Wednesday, August 08, 2007

ROSENBAUM ON BERGMAN


Here's an editorial Jonathan Rosenbaum in the New York Times that questions Bergman's relevance as a filmmaker.

"Scenes From An Overrated Career

Apparently Rosenbaum feels that Bergman's popularity is due to his films' theatrical accessibility and that his long-term relevance in circles of film criticism is likely to fade due to his lack of formal cinematic innovation.

I like Rosenbaum, but I think he's totally off the mark here. He seems to be increasingly taking the Armond White post-modern cineaste approach of championing revisionist auteurs while bashing the established greats.

Rosenbaum seems to be in such a rush to be the first naysayer before the coffin lid closes that he's deluded himself into believing that the power of Bergman's work lies solely in it's theatrical elements (Strindbergian themes, dramatic acting, set design, etc.). This is a pretty naive statement on Rosenbaum's part, and he even contradicts himself in his final paragraph, mentioning Bergman's "extended takes".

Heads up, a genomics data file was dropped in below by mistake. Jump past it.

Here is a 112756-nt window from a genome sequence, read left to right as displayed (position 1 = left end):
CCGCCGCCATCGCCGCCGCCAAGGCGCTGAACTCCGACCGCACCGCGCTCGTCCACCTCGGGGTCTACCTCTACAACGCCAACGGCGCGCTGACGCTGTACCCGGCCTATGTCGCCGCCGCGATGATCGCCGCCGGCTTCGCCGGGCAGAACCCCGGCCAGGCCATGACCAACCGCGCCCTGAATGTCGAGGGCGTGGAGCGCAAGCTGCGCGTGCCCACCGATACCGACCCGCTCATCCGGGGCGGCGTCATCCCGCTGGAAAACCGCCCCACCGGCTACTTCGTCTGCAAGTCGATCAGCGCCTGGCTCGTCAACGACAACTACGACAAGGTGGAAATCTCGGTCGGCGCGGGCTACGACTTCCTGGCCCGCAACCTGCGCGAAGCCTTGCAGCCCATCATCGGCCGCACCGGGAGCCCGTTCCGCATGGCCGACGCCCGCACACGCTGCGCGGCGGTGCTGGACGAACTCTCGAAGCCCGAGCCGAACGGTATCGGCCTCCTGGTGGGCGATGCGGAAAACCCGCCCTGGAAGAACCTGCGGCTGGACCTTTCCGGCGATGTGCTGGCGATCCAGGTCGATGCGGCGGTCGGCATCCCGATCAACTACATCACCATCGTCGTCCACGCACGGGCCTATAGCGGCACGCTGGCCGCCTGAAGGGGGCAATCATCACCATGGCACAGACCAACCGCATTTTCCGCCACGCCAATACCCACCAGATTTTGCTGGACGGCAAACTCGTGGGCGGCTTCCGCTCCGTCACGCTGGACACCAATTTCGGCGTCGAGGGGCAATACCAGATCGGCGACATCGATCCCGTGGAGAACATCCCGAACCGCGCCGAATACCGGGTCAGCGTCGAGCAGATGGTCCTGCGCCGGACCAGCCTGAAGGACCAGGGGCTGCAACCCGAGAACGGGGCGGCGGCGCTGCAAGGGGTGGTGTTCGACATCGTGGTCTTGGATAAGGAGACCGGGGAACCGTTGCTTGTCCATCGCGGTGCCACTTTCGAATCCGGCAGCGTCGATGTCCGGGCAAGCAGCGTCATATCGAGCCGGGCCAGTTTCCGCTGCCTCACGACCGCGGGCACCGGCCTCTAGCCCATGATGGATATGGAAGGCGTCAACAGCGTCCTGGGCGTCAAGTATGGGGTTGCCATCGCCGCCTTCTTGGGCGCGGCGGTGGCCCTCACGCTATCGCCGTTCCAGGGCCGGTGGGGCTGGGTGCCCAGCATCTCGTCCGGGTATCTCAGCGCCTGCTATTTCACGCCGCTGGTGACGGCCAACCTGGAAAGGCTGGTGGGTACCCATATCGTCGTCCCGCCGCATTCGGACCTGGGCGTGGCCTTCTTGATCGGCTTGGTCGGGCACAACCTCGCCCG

While Bergman was a great theater director and obviously applied the techniques he'd learned on the stage to his films, he was much more of a cinematic formalist than Rosenbaum gives him credit for. His use of extreme close-ups brought a new intensity to exploring the inner turmoil of characters and has been widely appropriated by thousands of directors since. He also was a master of cinematic sound, creating alienating, abstract, hallucinatory auras through the use of silence or foley elements in films such as "Hour of the Wolf", "Persona", "Shame", etc.

While Rosenbaum may win points with the hipoisie for questioning one of the greats, I don't buy it.

**UPDATE** -- Roger Ebert has written a response to Rosenbaum's article. You can read it here.

3 comments:

casey said...

I'll kick that dude's ass!

jay said...

If you do, I get to kick him in ribs after he's down.

I'm really not that surprised by Rosenbaum's article--he seems to find fault with anything that isn't completely esoteric and incomprehensible lately.

jay said...
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